Punisher by Phoebe Bridgers was a somber awakening during quarantine. The deeply personal lyrics on the album made the listening experience cathartic. Bridgers’ songs “Savior Complex”, “Graceland Too, and “I Know the End” gave me room to feel the ups and downs of living through a global health crisis. 

In her own words the song “Graceland Too” is “a reflection of trying to be there for people.” There’s something about the way Bridgers sings the lines “I would do anything, I would do anything / Whatever you want me to do, I will do,” that pulls at my heartstrings without fail. 

Charli XCX’s album How I’m Feeling Now made the music industry take a pause. With this album, it was clear Charli did something inconceivable. Dua Lipa, Taylor Swift, and Flo Milli are other female artists that have come out with some of their best work during this time. Swift shook her fans and the album charts with her surprise release Folklore. While Milli’s rapping prowess shows she’s here to stay.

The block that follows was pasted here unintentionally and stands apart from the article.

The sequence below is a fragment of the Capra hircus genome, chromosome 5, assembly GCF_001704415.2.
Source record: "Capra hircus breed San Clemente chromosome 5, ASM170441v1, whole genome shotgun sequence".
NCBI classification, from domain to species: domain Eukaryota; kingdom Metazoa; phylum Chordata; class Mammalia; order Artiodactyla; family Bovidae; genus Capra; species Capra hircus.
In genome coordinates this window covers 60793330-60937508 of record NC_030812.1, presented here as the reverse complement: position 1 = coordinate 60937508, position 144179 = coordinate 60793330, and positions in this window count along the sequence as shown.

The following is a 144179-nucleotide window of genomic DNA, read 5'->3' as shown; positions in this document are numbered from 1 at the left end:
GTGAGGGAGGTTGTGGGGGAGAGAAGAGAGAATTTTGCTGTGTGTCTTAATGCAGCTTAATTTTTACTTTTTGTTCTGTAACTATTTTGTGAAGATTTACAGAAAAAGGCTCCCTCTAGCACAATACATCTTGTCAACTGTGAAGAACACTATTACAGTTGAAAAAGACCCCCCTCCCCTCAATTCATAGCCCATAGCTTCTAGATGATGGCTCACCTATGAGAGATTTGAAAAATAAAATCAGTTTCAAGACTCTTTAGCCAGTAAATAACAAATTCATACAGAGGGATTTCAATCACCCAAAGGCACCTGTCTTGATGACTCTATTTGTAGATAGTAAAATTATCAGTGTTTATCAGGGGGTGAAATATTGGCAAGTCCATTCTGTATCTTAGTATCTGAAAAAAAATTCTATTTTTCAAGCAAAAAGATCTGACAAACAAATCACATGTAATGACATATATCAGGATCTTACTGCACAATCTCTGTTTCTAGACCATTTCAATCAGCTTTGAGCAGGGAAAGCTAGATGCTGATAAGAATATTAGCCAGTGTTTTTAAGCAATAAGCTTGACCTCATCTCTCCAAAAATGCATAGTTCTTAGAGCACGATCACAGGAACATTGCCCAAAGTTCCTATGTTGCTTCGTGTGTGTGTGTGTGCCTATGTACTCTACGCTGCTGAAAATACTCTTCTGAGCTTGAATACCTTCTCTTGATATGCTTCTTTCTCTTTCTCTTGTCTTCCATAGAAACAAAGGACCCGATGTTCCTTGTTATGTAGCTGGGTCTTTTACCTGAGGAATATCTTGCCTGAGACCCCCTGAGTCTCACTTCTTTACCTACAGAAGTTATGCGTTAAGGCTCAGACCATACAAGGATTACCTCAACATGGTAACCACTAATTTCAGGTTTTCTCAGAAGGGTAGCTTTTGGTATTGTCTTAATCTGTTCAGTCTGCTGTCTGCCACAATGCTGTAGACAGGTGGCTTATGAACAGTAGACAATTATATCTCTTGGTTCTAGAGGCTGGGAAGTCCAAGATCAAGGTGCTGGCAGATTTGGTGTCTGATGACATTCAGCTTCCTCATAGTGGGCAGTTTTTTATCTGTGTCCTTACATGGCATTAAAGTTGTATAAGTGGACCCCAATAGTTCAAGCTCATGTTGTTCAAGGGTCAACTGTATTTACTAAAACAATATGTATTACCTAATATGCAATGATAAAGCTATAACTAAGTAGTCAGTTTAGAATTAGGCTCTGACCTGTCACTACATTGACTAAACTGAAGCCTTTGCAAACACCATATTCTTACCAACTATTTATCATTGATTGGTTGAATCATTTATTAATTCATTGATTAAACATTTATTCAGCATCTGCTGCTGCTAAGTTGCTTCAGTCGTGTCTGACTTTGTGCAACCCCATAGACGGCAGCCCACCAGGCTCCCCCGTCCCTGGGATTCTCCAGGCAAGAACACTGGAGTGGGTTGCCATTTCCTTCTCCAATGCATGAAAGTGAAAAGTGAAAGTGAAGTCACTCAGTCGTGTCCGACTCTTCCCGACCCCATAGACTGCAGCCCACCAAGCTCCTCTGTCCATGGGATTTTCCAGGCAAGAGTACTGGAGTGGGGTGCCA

Through their album Haim takes the music industry to task by singing about the misogyny they’ve faced over the years whether in professional situations such as interviews or day to day moments like going to the guitar store. The sisters are using their music as a way to shed light on the way women who make music are treated. Luckily, with gender equality being discussed more in public forums the “normal” way women are treated is starting to change.

If Women in Music Pt. III proved anything, it’s that women in the music industry are vital. They push the boundaries and create music that sticks. A year from now, “Los Angeles” will still tether me to quarantine memories. “I just want out from this” reminding of a time when I was yearning for an escape.

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  • Carol Wright

    Carol Wright is a recent graduate of American University where she received a BA in Journalism and a minor in Business and Entertainment. She is also the founder and Editor in Chief of Nyota Magazine. Nyota focuses on featuring emerging stars in the areas of music, fashion, and culture. When she’s not writing you can find her rewatching New Girl on Netflix.